Chief among the proposals are the establishment of foreign leasing companies and cell companies, opening up the professional provident fund business to foreign concerns, and updating company law.
On the latter, CIPA recommends that Cyprus enact a local version of the US’ Chapter 11 on bankruptcy. Under the proposal, companies would be afforded protection from minor creditors owed money and seeking liquidation.
According to a March 19 letter by CIPA to the House commerce committee, and seen by the Cyprus Mail, this would also protect corporations from “potentially malicious applications by minor creditors, which could lead companies to closure, even if the reason for non-payment is a temporary and manageable lack of liquidity.”
“It would stop creditors from seeking to wind down a company for, say a mere €500,” director of CIPA Christodoulos Angastiniotis said.
The draft legislation has been tabled to parliament. A pending bill, drafted by CIPA itself, sees the creation of cell companies in Cyprus. Its objective is to attract foreign investment, particularly in the insurance business.
A cell company, also known as a segregated portfolio company (SPC), is a corporation which segregates the assets and liabilities of different classes of shares from each other and from the general assets of the SPC.
An SPC is technically a single legal entity and the segregated portfolios within the SPC will not be separate legal entities, which are separate from the SPC, although for bankruptcy purposes they are treated as such.
CIPA also proposes the establishment of leasing companies. A typical leasing company is one, which is set up for the ownership of assets (for example airplanes), which it leases to affiliated customers.
Foreign leasing companies qualify for a low tax rate for profits derived from their activities.
The agency has further recommended amending the law to allow professional provident funds from non-EU countries to incorporate and operate in Cyprus. However this proposal was left out of a law governing provident funds recently passed by parliament.
Whereas these are sound ideas, far more is needed to attract foreign direct investment, said economist Theodore Panayotou, when asked to comment.
“Our key problem is the ease of doing business, primarily because of the red tape,” said Panayotou, who heads the Cyprus International Institute of Management (CIIM).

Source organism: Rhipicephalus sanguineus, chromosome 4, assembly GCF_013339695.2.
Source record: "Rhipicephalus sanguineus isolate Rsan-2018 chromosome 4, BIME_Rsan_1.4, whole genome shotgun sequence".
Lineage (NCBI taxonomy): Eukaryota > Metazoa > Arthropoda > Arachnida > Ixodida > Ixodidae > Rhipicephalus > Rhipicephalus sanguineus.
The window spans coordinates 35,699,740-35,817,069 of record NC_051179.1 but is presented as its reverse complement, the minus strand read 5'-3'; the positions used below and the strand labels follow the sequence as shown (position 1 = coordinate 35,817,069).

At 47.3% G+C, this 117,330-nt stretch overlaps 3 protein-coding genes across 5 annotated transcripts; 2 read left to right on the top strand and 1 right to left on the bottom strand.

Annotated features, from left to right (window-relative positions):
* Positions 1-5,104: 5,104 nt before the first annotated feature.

He reiterated the need for a one-stop-shop in Cyprus. While all pay lip service to it, the matter has been bouncing between inter-ministerial committees for years.
The hold up, said Panayotou, seems to be due to various government departments being reluctant to relinquish administration to a central agency for fear of losing control.
“Foreign businesspeople don’t want to deal with cumbersome bureaucracy. How much more inclined would they be to set up shop here if it could be done with a click of the mouse?
It takes dozens of procedures to set up a photovoltaic system in your home… that gives you a clue of how slowly things work,” he added.
According to the economist, low corporate tax and high interest rates on deposits are all well and good, but not enough.
“This was our past model, attracting offshore companies who parked their deposits in our banks. It created an artificial impression of wealth, which turned out to be a bubble. By contrast, real investment is where foreigners commit capital.”
The island does present investment opportunities, said Panayotou, citing plans for a casino and the intended privatisation of telecoms and electricity.
What Cyprus must do is revamp its image, re-establishing itself as a reliable business destination. A step in the right direction was the recent passage of the insolvency framework and the coming into force of effective foreclosures legislation.
“The message that you have to honour your debts with the banks also has wider reverberations for foreign entrepreneurs potentially interested in Cyprus,” said Panayotou.
According to the 2014 World Bank report on ease of doing business, Cyprus ranked 39th out of 189 countries (lower score is better). On the ease of starting a business, the island ranked 44th; dealing with construction permits 86th; resolving insolvency 24th; registering property 103; and getting electricity 108th.
Source: Cyprus Mail